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Top ten mistakes made by Ibiza virgins

We messed up, so you don't have to

Before I moved to this magical island back in April, I was an Ibiza virgin. The only experience I'd had related to the White Isle were 7 AM kitchen conversations, with ‘Beefa seasonists who I'd just met at a house party, sat cross-legged latching on to every anecdote, memory and myth about their time in Ibiza. It was my ultimate goal to get to the land of groovers and rave until I could rave no more...

And here I am on day 19. Sat in the office quivering and yawning, a large Sankeys induced lump on my head and DC-10 bruises on my legs and yet still, I am conquering. It's not been easy - I've made many mistakes only a newbie to the island would make - and the aim of this piece, is to make sure you don't make the same mistakes yourselves. Even if the comical value is much higher than the consequences.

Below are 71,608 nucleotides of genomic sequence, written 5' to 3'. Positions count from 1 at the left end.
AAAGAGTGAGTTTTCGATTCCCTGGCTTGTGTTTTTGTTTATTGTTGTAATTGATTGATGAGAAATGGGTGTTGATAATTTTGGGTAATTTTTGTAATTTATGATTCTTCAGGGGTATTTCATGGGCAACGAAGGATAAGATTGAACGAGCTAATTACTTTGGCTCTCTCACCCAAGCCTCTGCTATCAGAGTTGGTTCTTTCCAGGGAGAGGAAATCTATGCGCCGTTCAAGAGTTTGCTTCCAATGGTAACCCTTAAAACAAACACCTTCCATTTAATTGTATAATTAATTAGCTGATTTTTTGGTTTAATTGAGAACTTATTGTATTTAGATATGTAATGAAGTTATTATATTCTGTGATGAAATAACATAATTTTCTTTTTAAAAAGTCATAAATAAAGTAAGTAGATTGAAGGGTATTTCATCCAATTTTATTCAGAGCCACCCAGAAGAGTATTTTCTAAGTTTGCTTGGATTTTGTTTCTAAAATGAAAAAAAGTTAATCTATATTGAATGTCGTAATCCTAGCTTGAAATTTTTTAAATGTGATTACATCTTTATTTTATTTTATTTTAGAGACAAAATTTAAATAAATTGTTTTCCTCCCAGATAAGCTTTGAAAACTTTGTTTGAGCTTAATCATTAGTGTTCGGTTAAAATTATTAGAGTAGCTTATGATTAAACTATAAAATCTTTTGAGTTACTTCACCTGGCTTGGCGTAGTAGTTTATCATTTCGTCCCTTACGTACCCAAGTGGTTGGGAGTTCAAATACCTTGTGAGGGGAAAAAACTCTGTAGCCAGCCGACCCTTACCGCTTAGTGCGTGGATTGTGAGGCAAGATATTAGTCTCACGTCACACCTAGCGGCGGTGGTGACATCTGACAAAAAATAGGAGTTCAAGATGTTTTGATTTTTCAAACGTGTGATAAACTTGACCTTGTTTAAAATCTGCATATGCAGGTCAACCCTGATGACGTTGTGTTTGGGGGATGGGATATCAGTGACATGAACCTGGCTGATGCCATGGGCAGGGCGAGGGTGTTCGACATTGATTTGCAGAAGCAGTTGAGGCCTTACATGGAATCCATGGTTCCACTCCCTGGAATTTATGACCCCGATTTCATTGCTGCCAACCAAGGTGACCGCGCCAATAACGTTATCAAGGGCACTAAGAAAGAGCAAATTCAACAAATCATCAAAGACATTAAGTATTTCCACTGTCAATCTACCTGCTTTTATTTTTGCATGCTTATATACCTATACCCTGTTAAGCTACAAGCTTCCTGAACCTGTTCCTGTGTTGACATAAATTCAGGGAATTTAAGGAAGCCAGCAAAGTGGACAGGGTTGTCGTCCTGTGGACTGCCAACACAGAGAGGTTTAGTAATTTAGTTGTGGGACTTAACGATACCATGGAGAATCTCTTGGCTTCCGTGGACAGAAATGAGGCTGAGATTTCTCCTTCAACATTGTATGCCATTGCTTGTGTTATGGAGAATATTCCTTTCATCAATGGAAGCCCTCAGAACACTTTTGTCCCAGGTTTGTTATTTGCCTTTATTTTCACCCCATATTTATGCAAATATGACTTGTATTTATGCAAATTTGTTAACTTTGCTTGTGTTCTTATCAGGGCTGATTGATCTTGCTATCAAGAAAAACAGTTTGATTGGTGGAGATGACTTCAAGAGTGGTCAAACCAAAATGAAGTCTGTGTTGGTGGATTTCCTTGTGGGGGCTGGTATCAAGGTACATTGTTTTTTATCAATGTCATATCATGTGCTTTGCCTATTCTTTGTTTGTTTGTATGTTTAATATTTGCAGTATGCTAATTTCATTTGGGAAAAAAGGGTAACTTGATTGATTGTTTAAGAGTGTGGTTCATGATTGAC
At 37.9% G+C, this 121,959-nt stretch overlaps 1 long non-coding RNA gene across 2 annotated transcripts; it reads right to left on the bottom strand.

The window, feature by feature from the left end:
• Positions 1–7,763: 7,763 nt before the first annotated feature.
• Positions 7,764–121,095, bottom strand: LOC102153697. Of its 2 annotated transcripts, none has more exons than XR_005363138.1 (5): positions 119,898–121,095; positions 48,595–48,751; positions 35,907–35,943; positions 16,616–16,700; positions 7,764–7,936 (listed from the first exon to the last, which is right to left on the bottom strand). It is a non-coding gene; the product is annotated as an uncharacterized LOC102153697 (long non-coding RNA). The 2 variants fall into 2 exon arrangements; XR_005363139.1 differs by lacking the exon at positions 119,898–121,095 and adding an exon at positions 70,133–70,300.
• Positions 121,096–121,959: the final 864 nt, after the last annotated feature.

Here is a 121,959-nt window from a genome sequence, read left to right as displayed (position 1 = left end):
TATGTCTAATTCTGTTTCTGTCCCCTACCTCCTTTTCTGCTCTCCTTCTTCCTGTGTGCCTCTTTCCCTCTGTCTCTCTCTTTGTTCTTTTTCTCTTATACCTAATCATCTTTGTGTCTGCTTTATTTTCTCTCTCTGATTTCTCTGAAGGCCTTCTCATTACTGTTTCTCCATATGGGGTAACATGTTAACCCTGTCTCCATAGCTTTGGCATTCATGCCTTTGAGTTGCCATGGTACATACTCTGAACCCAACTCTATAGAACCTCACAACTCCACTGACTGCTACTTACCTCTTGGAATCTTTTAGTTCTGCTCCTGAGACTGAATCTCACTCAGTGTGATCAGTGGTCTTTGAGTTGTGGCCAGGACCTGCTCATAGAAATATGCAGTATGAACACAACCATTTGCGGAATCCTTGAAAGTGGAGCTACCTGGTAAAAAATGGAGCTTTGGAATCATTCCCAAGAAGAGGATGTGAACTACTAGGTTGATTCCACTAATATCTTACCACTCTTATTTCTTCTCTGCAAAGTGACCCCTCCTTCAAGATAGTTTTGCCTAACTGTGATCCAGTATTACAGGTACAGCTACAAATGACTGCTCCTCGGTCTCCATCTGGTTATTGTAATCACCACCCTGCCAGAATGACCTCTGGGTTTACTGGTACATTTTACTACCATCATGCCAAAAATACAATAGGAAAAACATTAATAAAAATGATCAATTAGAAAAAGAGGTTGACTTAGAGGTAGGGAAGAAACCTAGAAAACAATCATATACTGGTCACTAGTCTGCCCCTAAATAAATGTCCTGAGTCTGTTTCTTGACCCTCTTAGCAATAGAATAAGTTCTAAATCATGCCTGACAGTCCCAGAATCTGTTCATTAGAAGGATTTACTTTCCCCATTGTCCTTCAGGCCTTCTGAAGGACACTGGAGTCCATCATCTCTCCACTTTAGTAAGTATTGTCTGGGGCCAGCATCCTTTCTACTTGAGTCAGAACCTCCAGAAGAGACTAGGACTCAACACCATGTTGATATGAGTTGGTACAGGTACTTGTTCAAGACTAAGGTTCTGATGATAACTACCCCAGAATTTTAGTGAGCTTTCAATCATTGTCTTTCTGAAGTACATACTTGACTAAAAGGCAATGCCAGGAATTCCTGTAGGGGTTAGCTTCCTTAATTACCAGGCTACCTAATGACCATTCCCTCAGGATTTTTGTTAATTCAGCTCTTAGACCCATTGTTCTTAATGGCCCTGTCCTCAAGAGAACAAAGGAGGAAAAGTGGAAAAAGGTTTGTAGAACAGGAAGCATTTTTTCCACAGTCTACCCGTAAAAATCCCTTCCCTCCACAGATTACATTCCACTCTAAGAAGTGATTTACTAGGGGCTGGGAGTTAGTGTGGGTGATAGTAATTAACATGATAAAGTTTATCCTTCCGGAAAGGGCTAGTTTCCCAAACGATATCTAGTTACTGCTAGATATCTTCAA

Wearing any form of high heel at an opening party

IBF. If you know what this stands for you're ahead of the game, if not, allow me to explain the terror of Ibiza black foot and why choosing to wear your favourite stilettos to the Circoloco opening party is just as bad. Wearing sandals to DC-10 was my first huge mistake, because within an hour my toes were black (first major sign of IBF) and the bottom of my poor, poor shoes were no more - little did I know I still had another 12 hours left. The only comfort came from knowing I hadn't made the same mistake as the lass towering in front of me. As fabulous as she looked, the stilts on her feet offered no support and if she was doing opening parties properly, would almost definitely have induced severe pain. The moral of the story here is just don't do it, because on average you'll be at an opening for up to 10 hours. Save your toesies.

Drinking tap water at a club

Ten euro for a bottle of water in any club is really quite a lot to part with when you're on a budget, so you might be tempted to find an empty bottle and fill it with tap water from the toilets. Now, before you shake your head in disgust, I guarentee you will, at some point, consider carrying out this unforgivable act. You're sweaty, your mouth is too dry to talk and there's nothing you need more than a refreshing sip of water. But don't be a fool, the tap water in Ibiza is not for drinking. Save it for the plants.

Asking for guest lists that don't exist